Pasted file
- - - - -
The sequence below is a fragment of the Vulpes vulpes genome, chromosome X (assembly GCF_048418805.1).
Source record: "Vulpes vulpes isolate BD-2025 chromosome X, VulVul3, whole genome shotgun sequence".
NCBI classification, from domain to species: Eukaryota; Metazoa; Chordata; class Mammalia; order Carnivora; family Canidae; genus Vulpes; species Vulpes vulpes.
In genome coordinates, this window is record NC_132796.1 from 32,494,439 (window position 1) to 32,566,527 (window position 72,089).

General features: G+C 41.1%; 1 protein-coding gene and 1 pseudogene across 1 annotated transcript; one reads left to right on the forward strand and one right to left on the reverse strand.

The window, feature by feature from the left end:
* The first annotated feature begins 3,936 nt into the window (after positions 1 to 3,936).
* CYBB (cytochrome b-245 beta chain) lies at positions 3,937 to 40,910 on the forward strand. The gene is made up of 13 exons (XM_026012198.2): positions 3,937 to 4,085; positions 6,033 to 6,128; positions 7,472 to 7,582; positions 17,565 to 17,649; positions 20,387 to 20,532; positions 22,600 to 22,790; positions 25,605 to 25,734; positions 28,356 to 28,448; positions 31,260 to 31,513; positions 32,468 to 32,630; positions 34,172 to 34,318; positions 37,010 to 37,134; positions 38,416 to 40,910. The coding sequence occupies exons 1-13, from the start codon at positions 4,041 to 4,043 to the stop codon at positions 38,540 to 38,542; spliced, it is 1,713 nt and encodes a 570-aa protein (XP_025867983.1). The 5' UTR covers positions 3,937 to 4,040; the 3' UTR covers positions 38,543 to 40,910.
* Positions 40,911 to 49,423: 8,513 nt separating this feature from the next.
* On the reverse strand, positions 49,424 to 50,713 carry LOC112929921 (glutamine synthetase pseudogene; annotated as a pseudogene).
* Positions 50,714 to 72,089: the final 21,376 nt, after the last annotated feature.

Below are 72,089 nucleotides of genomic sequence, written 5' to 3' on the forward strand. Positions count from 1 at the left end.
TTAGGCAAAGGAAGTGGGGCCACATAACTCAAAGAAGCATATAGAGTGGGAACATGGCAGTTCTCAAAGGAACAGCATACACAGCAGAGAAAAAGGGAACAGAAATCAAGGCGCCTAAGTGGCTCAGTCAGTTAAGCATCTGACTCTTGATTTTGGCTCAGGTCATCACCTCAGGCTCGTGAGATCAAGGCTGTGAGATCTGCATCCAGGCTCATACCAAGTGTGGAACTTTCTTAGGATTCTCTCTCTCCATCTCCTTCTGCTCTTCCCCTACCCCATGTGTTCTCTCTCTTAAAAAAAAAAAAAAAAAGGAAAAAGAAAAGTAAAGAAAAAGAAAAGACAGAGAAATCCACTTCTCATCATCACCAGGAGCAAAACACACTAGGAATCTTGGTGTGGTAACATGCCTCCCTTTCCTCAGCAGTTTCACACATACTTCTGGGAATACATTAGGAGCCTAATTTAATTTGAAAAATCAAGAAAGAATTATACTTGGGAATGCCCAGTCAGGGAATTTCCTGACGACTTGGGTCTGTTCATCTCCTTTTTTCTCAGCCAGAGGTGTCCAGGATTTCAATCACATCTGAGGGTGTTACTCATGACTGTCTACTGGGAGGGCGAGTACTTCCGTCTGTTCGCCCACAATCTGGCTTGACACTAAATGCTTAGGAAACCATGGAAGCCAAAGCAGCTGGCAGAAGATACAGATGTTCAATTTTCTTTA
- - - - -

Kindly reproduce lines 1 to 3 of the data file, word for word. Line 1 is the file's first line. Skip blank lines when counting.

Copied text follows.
The sequence below is a fragment of the Vulpes vulpes genome, chromosome X (assembly GCF_048418805.1).
Source record: "Vulpes vulpes isolate BD-2025 chromosome X, VulVul3, whole genome shotgun sequence".
NCBI classification, from domain to species: Eukaryota; Metazoa; Chordata; class Mammalia; order Carnivora; family Canidae; genus Vulpes; species Vulpes vulpes.